Over the last 20 years, the countries that have controlled the best foreign film category are France (10 elections, 1 win), Germany (8 nominations, 2 wins), Italy (6 elections, 3 wins), Spain (5 nominations, 3 wins), and Russia (five elections, 1 win). Non-European countries have actually taken the award home only 4 times in the previous twenty years: Japan in 2008, South Africa in 2005, and Canada in 2003 (the film remained in French), and Taiwan in 2000. An Indian film has actually just been nominated three times in the history of the award: 'Mother India' in 1957, 'Salaam Bombay' in 1988, and 'Lagaan' in 2001.
Possibly the category needs to be relabeled Best European Film for the sake of accuracy. And while the Academy is at it, it could include a new classification: Best Bollywood Film.
The ceremony is already way too long, but eliminating or integrating a few of the redundant categories previously pointed out would make time for amazing news ones-and excitement is what that ceremony requires. Exactly what could live it up more than the spectacle of Bollywood? Why, it would revive the glamour and beauty of Old Hollywood. Think about the red carpet-all those magnificent stars in shimmering saris and silk sherwanis! The fashion commentators would flip. American celebs would not even compare in their similar tuxes and blah-black dress.
But, alas, it's not to be-at least not in 2010. There will certainly be no trace of Bollywood at all next year.
The Film Federation of India selected a Marathi-language film, 'Harishchandrachi Factory,' as India's main submission for the 2010 Academy Awards in the very best international film classification. The film beat 15 candidates, including a number of mainstream Bollywood movies such as 'Fashion,' 'New York,' and 'Delhi-6.' This is the second time India has sent out a Marathi film to the Academy-the initially was 'Shwaas' in 2004. 'Harishchandrachi Factory' is a function film about the making of India's first feature film, 'Raja Harishchandra,' in 1913. (India's film industry predates America's by one year-Hollywood's first function film was shot in 1914.).
The Film Federation of India, which picks India's Oscar submissions, is an umbrella trade organization that represents all India's film industries. That's right-Bollywood is only one of many in India. Picture if the U.S. had a flourishing Spanish-language film market that provided Hollywood a run for its money, or local film industries in Chicago, Atlanta, and Seattle that matched L.A.'s. That's how it remains in India. The term "Bollywood" describes the Hindi-language film market based in the city of Mumbai, which was formerly known as Bombay. The nation's other film markets include Kollywood, which refers to Tamil-language films made in the Kodambakkam district in the city of Chennai; Mollywood, which is Malayalam-language movie theater in the state of Kerala; and Tollywood, which refers to both Telugu-language films from the state of Andhra Pradesh and Bengali-language films made in the Tollygunge area of Kolkata. (Marathi-language Movie Theater is too little to obtain a nickname.).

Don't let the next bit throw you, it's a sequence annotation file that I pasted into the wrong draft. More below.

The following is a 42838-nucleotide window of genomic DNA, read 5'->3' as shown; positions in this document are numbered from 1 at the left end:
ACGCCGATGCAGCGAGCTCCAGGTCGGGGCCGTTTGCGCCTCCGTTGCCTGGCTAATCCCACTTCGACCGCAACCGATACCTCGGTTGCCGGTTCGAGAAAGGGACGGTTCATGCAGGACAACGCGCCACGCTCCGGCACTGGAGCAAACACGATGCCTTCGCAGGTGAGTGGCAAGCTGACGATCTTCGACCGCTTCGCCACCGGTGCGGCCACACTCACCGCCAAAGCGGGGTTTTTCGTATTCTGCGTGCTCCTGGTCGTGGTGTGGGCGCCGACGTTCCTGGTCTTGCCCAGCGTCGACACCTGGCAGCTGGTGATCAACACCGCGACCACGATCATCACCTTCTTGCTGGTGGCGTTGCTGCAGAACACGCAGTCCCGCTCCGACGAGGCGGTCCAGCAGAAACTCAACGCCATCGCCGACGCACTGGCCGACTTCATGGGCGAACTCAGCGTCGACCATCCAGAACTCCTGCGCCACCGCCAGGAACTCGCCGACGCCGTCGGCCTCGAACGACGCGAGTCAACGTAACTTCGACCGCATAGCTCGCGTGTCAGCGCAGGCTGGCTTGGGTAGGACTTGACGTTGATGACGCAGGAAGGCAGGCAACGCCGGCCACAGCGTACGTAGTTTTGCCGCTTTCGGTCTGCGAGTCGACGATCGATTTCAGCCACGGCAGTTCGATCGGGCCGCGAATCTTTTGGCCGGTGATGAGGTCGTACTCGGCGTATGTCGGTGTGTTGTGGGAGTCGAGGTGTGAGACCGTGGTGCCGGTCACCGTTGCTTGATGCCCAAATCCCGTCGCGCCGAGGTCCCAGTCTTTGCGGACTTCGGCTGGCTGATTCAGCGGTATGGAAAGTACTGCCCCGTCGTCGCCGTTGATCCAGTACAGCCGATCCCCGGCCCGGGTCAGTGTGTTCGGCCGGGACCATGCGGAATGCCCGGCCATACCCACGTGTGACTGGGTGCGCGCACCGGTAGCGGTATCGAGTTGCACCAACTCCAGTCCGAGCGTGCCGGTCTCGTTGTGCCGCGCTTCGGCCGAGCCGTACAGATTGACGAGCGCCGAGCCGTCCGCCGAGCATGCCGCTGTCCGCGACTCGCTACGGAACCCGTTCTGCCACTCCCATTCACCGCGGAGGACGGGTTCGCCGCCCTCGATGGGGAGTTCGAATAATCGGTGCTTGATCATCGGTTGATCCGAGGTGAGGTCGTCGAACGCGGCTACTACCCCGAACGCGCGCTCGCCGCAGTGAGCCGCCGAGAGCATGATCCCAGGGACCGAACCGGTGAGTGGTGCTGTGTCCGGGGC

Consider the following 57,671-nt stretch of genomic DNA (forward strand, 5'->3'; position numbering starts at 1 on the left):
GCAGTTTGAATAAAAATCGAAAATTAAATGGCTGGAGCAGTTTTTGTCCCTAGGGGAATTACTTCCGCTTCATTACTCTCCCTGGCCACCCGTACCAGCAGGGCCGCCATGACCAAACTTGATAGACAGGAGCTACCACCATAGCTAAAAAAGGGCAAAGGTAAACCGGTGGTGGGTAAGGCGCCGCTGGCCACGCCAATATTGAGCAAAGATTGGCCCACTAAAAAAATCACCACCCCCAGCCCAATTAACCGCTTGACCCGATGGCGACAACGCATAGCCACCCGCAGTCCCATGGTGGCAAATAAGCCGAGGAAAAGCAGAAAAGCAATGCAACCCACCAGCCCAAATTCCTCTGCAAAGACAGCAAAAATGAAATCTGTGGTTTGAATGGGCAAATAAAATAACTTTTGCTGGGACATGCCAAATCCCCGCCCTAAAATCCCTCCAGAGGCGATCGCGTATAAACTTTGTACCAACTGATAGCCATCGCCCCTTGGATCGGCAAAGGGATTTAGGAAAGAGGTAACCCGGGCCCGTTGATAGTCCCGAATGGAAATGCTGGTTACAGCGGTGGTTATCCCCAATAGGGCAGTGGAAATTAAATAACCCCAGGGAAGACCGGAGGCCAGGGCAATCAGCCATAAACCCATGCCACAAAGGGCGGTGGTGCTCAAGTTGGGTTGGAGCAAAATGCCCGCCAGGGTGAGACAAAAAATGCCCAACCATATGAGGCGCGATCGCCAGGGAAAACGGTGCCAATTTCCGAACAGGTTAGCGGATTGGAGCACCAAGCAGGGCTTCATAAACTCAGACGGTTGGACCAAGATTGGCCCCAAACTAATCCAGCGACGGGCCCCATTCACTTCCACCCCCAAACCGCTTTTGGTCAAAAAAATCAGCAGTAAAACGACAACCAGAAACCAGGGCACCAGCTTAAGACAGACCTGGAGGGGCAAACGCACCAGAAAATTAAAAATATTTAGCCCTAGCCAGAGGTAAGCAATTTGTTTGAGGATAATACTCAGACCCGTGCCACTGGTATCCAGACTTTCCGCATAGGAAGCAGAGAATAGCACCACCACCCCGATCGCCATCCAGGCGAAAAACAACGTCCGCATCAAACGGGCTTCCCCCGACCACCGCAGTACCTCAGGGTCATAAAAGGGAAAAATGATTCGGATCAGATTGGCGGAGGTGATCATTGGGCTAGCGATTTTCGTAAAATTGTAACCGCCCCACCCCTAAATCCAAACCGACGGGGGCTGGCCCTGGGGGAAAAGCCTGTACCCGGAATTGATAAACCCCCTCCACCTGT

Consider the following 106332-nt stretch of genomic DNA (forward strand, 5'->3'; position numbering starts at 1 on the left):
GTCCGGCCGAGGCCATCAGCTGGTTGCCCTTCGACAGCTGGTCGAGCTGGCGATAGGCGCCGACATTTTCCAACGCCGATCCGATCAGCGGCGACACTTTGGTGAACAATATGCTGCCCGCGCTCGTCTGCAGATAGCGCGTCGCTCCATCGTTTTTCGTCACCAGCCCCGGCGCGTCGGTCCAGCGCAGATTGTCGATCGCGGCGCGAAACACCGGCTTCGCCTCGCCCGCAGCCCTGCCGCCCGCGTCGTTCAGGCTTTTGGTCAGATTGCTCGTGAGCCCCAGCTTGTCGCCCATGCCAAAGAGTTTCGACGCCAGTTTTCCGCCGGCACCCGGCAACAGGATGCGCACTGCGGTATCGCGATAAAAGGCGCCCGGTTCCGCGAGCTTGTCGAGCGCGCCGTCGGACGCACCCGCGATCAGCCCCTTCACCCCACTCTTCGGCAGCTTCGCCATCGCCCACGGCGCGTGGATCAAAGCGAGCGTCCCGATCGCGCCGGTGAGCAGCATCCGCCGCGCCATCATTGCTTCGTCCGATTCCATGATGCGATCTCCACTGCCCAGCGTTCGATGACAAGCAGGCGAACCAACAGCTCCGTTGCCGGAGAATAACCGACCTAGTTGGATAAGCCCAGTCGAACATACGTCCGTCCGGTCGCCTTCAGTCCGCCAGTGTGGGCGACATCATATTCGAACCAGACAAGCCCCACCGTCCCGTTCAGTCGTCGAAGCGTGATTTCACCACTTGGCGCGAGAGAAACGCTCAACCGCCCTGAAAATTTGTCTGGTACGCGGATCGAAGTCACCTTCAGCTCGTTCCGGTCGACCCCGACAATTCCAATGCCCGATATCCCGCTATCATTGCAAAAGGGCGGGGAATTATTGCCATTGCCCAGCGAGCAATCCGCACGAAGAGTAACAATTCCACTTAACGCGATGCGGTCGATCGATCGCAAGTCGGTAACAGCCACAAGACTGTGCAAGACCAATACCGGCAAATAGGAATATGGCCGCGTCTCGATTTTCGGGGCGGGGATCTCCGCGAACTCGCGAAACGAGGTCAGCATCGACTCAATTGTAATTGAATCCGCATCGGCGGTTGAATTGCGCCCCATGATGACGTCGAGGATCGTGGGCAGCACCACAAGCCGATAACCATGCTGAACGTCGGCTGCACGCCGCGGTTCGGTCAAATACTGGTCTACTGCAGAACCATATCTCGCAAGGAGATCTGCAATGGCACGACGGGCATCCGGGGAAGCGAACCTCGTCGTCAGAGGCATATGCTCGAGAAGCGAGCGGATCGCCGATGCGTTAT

The method the Best Foreign Language Film category works is this: each nation is invited to submit one film to the Academy Awards for factor to consider, the Academy then narrows those submissions down to five nominees, and among the nominees is then voted the winner. But Bollywood has to pass through 2 obstacles: first it needs to take on other Indian film industries and after that compete on a global platform that's prejudiced towards Europe.
There's another reason Bollywood movies do not stand an opportunity of winning. Like Hollywood, Bollywood is a commercial movie industry-for the most part, it makes popular movie theater, not art film. And the candidates in the foreign film classification are typically extremely arty. Even Hollywood's Best Picture winners wouldn't have actually won because category. In an individual competition, would the 1999 Best Picture winner 'Shakespeare in Love' have beaten the international film winner, Italy's 'Life is Beautiful'? Not a chance. Would the 1995 winner 'Forrest Gump' have beaten Russia's 'Burnt by the Sun,' which won the foreign film Oscar and the Grand Prize at the Cannes Film Festival that year? No chance.
The possibility of Bollywood ever winning the foreign film award is slim. Not that Indians really care because they have their own awards ceremonies-namely, the Filmfare Awards. There are no boring classifications at that occasion and there are some very intriguing ones to boot-like "Best Villain," "Best Male/Female Debut," and "Best Dialogue." Even the statue is better-instead of a muscular gold male that appears like a creepy, naked Ken doll, Filmfare winners get a figurine of a curvy dark girl. When it pertains to entertainment, Bollywood simply knows ways to amuse, even at awards ceremonies. It's a shame it won't get an Oscar for it.